A 35 yoa male patient came for a treatment at my practice complaining of LBP. I didn’t feel comfortable to offer him a treatment because he reported blood in his stools 2 days ago. He also said that he was diagnosed with Ulcerative Colitis more than 10 years ago. My main concern was that his recent flare-up might have been caused by more sinister condition such as bowel cancer. I was also concerned about doing any HVT manipulations in case there were signs of osteoporosis due to the use of corticosteroids.

Therefore I suggested that he should make an appointment to see his GP as soon as possible.


Ulcerative colitis is a long-term condition where the colon and rectum become inflamed.

The colon is the large intestine (bowel), and the rectum is the end of the bowel where stools are stored.

Small ulcers can develop on the colon's lining, and can bleed and produce pus.

Symptoms of ulcerative colitis

The main symptoms of ulcerative colitis are:

  • recurring diarrhoea, which may contain blood, mucus or pus
  • tummy pain
  • needing to empty your bowels frequently

You may also experience fatigue (extreme tiredness), loss of appetite and weight loss.

The severity of the symptoms varies, depending on how much of the rectum and colon is inflamed and how severe the inflammation is.

For some people, the condition has a significant impact on their everyday lives.

Symptoms of a flare-up

Some people may go for weeks or months with very mild symptoms, or none at all (remission), followed by periods where the symptoms are particularly troublesome (flare-ups or relapses).

During a flare-up, some people with ulcerative colitis also experience symptoms elsewhere in their body.

For example, some people develop:

  • painful and swollen joints (arthritis)
  • mouth ulcers
  • areas of painful, red and swollen skin
  • irritated and red eyes

In severe cases, defined as having to empty your bowels 6 or more times a day, additional symptoms may include:

  • shortness of breath
  • a fast or irregular heartbeat
  • a high temperature (fever)
  • blood in your stools becoming more obvious

In most people, no specific trigger for flare-ups is identified, although a gut infection can occasionally be the cause. Stress is also thought to be a potential factor.

Find out more about living with ulcerative colitis

When to seek medical advice

You should see your GP as soon as possible if you have symptoms of ulcerative colitis and you have not been diagnosed with the condition.

They can arrange blood or stool sample tests to help determine what may be causing your symptoms.

If necessary, they can refer you to hospital for further tests.

Find out more about diagnosing ulcerative colitis

If you have been diagnosed with ulcerative colitis and think you may be having a severe flare-up, contact your GP or care team for advice.

You may need to be admitted to hospital.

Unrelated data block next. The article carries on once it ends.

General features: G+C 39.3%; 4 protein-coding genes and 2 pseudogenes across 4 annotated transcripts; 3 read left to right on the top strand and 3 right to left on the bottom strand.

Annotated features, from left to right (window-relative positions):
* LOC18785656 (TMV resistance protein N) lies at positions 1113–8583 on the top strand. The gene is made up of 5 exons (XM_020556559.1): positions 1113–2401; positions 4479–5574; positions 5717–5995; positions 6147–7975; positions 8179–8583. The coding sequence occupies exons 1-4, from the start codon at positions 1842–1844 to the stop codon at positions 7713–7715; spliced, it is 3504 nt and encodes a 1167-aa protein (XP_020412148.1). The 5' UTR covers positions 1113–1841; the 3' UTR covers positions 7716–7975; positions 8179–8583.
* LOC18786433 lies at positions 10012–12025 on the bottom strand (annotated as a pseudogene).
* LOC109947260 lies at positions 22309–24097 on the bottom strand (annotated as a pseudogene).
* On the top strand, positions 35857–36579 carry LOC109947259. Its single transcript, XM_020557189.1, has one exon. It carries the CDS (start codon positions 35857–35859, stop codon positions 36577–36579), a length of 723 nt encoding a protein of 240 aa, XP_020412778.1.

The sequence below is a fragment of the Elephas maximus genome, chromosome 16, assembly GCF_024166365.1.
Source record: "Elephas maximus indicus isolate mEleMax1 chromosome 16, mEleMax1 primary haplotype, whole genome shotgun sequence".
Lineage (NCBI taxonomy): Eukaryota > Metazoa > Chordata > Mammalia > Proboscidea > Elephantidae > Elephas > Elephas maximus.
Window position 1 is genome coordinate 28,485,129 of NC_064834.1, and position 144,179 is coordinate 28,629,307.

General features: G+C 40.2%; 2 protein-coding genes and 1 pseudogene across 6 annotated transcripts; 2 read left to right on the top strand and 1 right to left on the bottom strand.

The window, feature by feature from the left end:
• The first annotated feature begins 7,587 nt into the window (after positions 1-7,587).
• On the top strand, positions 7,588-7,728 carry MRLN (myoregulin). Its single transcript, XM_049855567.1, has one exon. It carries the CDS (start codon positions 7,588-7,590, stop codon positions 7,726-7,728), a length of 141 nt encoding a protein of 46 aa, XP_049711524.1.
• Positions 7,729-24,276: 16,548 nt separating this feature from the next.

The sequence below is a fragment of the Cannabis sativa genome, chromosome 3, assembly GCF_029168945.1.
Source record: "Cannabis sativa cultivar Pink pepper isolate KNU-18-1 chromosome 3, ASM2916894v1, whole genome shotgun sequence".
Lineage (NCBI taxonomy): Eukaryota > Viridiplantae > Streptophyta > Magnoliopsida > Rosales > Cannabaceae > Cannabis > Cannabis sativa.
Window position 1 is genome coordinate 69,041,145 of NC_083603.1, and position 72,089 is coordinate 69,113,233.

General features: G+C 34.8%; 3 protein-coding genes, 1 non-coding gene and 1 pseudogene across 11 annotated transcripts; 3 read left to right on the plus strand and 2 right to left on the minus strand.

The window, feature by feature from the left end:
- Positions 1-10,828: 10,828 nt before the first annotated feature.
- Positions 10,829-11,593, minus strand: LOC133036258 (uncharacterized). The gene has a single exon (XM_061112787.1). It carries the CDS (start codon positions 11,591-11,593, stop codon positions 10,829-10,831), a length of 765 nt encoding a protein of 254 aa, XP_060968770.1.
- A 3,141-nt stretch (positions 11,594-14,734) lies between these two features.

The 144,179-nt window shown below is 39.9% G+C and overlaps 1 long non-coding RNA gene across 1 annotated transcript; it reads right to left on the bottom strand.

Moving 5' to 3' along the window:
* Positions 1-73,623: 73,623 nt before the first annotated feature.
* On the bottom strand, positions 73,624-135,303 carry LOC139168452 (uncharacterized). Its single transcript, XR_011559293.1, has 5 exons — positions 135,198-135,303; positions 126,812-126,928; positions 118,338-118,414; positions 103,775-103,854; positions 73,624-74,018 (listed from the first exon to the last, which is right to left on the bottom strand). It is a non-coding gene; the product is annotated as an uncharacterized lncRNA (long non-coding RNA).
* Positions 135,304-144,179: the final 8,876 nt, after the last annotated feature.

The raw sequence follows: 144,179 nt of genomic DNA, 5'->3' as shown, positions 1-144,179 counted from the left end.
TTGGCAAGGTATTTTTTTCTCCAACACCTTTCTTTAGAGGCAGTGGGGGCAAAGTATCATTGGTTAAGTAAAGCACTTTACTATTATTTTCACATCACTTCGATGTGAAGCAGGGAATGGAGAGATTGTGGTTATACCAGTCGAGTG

If you cannot contact your GP or care team, call NHS 111 or contact your local out-of-hours service.

What causes ulcerative colitis?

Ulcerative colitis is thought to be an autoimmune condition. This means the immune system (the body's defence against infection) goes wrong and attacks healthy tissue.

The most popular theory is that the immune system mistakes harmless bacteria inside the colon for a threat and attacks the tissues of the colon, causing it to become inflamed.

Exactly what causes the immune system to behave in this way is unclear. Most experts think it's a combination of genetic and environmental factors.

Find out more about the causes of ulcerative colitis

Who's affected

It's estimated around 1 in every 420 people living in the UK has ulcerative colitis. This amounts to around 146,000 people.

The condition can develop at any age, but is most often diagnosed in people aged from 15 to 25 years old.

It's more common in white people of European descent, especially those descended from Ashkenazi Jewish communities, and black people.

The condition is rarer in people from Asian backgrounds, although the reasons for this are unclear.

Both men and women seem to be equally affected by ulcerative colitis.

How ulcerative colitis is treated

Treatment for ulcerative colitis aims to relieve symptoms during a flare-up and prevent symptoms from returning (maintaining remission).

In most people, this is achieved by taking medication such as:

Mild to moderate flare-ups can usually be treated at home. But more severe flare-ups need to be treated in hospital.

If medications are not effective at controlling your symptoms or your quality of life is significantly affected by your condition, surgery to remove your colon may be an option.

During surgery, your small intestine will either be diverted out of an opening in your abdomen (an ileostomy), or used to create an internal pouch that's connected to your anus called an ileo-anal pouch.

Find out more about treating ulcerative colitis

Complications of ulcerative colitis

Complications of ulcerative colitis include:

  • primary sclerosing cholangitis – where the bile ducts inside the liver become damaged
  • an increased risk of developing bowel cancer
  • poor growth and development in children and young people

Also, some of the medications used to treat ulcerative colitis can cause weakening of the bones (osteoporosis) as a side effect.

Find out more about the complications of ulcerative colitis


Inflammatory bowel disease (IBD) is a term mainly used to describe 2 conditions that cause inflammation of the gut (gastrointestinal tract).

They are:

IBD should not be confused with irritable bowel syndrome (IBS), which is a different condition and requires different treatment.


NHS Health A to Z (2019) “Ulcerative Colitis” Available online at: <> Accessed on 26th July 2019